Redoubt Reporter file photo by Joseph Robertia. A wolf in Denali National Park and Preserve carries a meal from a caribou kill. Wolf sightings have become far less frequent over recent years in the park, from about 44 percent of visitors in 2010 seeing wolves to 4 percent in 2013.
By Jenny Neyman
To Marybeth Holleman, author of “Among Wolves,” the question she most wanted to answer in writing her book about Alaska wolf biologist Dr. Gordon Haber wasn’t what sparked his 43-year, single-minded, life-consuming career studying wolves in the wilds of Alaska. That part was obvious from a mere glance at his field notes, which offer a captivating window into the behaviors, adaptations and interactions of these fascinating and controversial creatures.
Haber explains his interest himself in one of the passages of the book, which is a combination of Haber’s research notes, reports and writings compiled and edited by Holleman, and Holleman’s own interviews and research about her subject.
Wolves enhance, “The ability of our surroundings to evoke the sense of wonder that helps us not just to live, but to be alive,” Haber once wrote.
“I was struck not just by his knowledge of wolves but also by his passion for wolves. He had been studying them for so long but he never lost that initial sense of wonder and that passion for his research, and that really struck me,” Holleman said during a presentation about her book at Kenai Peninsula College’s Kenai River Campus on April 2.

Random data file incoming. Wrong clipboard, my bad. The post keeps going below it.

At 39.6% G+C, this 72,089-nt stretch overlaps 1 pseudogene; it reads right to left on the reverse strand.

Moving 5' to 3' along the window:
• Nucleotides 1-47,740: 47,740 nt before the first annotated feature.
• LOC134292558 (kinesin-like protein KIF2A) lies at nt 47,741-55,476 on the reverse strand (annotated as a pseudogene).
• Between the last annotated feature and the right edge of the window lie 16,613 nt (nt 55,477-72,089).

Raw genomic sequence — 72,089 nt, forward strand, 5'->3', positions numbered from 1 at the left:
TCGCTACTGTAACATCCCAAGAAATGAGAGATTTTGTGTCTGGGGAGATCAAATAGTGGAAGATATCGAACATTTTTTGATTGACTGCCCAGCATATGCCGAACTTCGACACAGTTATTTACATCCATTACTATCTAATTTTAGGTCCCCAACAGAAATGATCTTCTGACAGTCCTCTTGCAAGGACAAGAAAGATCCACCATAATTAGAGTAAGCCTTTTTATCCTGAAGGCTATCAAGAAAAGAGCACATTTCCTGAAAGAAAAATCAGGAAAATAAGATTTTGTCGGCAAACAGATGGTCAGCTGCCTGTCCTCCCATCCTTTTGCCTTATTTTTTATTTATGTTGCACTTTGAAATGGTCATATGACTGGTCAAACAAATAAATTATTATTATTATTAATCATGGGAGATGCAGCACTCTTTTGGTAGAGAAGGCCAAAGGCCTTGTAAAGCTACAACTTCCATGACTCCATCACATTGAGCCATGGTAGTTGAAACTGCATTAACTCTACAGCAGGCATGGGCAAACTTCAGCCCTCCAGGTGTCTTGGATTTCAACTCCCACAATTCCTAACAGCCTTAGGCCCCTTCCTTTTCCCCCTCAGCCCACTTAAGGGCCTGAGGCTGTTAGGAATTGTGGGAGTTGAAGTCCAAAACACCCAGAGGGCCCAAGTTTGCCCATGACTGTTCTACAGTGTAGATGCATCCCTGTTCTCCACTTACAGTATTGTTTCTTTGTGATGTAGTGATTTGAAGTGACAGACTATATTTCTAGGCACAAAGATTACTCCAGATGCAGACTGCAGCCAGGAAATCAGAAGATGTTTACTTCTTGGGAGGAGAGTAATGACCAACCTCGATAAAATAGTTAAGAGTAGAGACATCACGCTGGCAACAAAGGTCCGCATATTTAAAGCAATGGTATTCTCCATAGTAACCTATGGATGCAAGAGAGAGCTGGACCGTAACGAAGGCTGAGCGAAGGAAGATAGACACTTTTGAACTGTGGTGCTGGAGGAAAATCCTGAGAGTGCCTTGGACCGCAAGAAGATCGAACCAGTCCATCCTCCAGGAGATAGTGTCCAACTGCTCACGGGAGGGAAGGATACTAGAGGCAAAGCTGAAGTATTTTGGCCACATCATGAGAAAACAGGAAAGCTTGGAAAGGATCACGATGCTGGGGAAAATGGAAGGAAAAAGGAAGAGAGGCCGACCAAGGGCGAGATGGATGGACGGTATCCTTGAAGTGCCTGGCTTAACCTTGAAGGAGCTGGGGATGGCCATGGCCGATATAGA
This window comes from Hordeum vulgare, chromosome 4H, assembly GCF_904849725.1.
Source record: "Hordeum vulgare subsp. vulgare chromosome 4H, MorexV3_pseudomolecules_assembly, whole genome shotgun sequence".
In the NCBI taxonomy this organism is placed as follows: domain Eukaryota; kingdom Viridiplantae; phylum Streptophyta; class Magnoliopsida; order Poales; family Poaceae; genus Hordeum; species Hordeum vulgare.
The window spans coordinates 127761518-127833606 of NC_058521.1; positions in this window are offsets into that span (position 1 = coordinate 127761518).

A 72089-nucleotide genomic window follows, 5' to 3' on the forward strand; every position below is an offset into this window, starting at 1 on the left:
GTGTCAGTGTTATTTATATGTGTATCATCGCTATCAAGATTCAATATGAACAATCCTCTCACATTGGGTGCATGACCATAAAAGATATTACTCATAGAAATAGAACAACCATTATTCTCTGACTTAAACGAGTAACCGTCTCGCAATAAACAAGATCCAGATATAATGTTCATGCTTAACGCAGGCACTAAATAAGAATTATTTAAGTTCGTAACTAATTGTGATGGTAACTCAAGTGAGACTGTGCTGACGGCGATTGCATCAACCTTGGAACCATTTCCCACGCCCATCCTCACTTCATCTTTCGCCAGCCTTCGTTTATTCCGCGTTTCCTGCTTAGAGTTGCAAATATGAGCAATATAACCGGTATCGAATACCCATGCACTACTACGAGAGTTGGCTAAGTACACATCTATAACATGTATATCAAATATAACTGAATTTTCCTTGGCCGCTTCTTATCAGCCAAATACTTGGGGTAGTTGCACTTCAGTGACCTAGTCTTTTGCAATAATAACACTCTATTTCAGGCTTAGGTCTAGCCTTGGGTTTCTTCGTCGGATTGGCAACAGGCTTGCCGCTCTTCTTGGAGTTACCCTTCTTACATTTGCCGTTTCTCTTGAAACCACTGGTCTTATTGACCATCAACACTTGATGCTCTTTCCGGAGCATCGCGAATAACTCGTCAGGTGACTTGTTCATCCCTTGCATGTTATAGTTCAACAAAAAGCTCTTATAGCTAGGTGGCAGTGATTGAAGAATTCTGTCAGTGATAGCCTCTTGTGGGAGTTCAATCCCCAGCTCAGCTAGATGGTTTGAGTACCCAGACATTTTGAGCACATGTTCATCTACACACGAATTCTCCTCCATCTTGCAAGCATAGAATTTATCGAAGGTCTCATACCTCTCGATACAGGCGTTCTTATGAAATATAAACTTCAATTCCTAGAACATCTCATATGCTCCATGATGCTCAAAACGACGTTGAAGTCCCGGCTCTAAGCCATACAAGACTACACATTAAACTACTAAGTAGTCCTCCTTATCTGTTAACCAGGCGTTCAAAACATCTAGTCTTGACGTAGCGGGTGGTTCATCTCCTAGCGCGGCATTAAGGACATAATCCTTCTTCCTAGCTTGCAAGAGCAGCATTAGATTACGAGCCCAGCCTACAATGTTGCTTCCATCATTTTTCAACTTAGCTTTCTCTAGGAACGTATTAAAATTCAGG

That drive struck early. In high school Haber wrote an essay on his life goals, saying, “‘I have decided on one factor, this being that I intend to live a major portion of my life either in or near the outdoors,’” Holleman said. “And that he did.”
Haber began his wolf research in Alaska in 1966 and continued it until his death when his research plane crashed in Denali in 2009. Summer and winter found Haber backpacking into Denali National Park and Preserve, via skis, snowshoes or hiking boots, spending thousands of hours observing his subjects. Once radio collaring began, Haber contracted a pilot and conducted much farther-reaching surveys from above, observing up to 18 wolf groups in the 6-million-acre park and preserve, as well as the Yukon–Charley Rivers National Preserve, Fortymile region and other areas where the state conducted predator control programs.
All the while he remained an independent scientist with private backers funding his research — such as the Friends of Animals — but eschewing any limitations or directions placed on his work, Holleman said.
“All that time gives him unassailable, experiential authority to tell us something about wolves,” she said.
Colleagues thought him meticulous, with a depth of knowledge to match his wealth of experience — and also enigmatic, being somewhat of a lone wolf himself. When he came to Alaska from Michigan in the 1960s, Haber met with pioneer wolf researcher Adolph Murie, who had turned his studies into the landmark book, “The Wolves of Mount McKinley.” Haber took up observation of the same wolves, the Toklats, that Murie had been studying since the 1920s, creating 70 years of continuous research. That makes the Toklats, along with Jane Goodall’s chimpanzees, the oldest known, longest-studied, large-animal social group in the world, Holleman said.
“Which is, as you can imagine, of inestimable scientific value,” she said.